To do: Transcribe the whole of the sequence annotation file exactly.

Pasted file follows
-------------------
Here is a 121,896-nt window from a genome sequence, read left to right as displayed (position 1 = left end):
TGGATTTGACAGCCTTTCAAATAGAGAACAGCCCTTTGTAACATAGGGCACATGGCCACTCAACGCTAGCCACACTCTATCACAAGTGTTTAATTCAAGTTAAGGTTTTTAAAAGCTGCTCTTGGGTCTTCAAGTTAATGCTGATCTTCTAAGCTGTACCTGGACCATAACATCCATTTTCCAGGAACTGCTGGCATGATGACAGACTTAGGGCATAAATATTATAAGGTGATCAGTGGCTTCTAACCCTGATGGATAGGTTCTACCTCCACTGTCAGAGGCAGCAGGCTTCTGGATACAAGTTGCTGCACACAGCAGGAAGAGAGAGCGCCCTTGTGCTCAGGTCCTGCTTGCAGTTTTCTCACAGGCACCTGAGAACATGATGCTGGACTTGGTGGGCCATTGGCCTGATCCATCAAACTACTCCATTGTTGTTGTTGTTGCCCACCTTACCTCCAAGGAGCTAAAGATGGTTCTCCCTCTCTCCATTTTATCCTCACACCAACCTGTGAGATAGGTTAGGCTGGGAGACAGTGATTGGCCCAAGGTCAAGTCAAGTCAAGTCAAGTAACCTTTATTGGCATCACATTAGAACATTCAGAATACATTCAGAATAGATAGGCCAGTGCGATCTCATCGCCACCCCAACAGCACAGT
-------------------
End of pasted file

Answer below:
Here is a 121,896-nt window from a genome sequence, read left to right as displayed (position 1 = left end):
TGGATTTGACAGCCTTTCAAATAGAGAACAGCCCTTTGTAACATAGGGCACATGGCCACTCAACGCTAGCCACACTCTATCACAAGTGTTTAATTCAAGTTAAGGTTTTTAAAAGCTGCTCTTGGGTCTTCAAGTTAATGCTGATCTTCTAAGCTGTACCTGGACCATAACATCCATTTTCCAGGAACTGCTGGCATGATGACAGACTTAGGGCATAAATATTATAAGGTGATCAGTGGCTTCTAACCCTGATGGATAGGTTCTACCTCCACTGTCAGAGGCAGCAGGCTTCTGGATACAAGTTGCTGCACACAGCAGGAAGAGAGAGCGCCCTTGTGCTCAGGTCCTGCTTGCAGTTTTCTCACAGGCACCTGAGAACATGATGCTGGACTTGGTGGGCCATTGGCCTGATCCATCAAACTACTCCATTGTTGTTGTTGTTGCCCACCTTACCTCCAAGGAGCTAAAGATGGTTCTCCCTCTCTCCATTTTATCCTCACACCAACCTGTGAGATAGGTTAGGCTGGGAGACAGTGATTGGCCCAAGGTCAAGTCAAGTCAAGTCAAGTAACCTTTATTGGCATCACATTAGAACATTCAGAATACATTCAGAATAGATAGGCCAGTGCGATCTCATCGCCACCCCAACAGCACAGT